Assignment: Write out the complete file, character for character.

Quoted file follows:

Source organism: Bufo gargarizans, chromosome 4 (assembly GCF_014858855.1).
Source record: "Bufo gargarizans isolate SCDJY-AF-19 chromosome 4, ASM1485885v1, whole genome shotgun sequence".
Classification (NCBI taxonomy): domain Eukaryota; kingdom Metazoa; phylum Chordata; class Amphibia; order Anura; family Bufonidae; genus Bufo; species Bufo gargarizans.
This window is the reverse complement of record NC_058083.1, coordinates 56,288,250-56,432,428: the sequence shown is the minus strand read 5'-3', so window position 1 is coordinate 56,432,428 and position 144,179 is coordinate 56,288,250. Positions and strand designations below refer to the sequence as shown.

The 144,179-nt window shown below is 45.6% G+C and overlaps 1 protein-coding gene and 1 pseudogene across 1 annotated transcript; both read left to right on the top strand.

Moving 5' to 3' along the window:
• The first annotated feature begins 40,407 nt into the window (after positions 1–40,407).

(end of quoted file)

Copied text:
Source organism: Bufo gargarizans, chromosome 4 (assembly GCF_014858855.1).
Source record: "Bufo gargarizans isolate SCDJY-AF-19 chromosome 4, ASM1485885v1, whole genome shotgun sequence".
Classification (NCBI taxonomy): domain Eukaryota; kingdom Metazoa; phylum Chordata; class Amphibia; order Anura; family Bufonidae; genus Bufo; species Bufo gargarizans.
This window is the reverse complement of record NC_058083.1, coordinates 56,288,250-56,432,428: the sequence shown is the minus strand read 5'-3', so window position 1 is coordinate 56,432,428 and position 144,179 is coordinate 56,288,250. Positions and strand designations below refer to the sequence as shown.

The 144,179-nt window shown below is 45.6% G+C and overlaps 1 protein-coding gene and 1 pseudogene across 1 annotated transcript; both read left to right on the top strand.

Moving 5' to 3' along the window:
• The first annotated feature begins 40,407 nt into the window (after positions 1–40,407).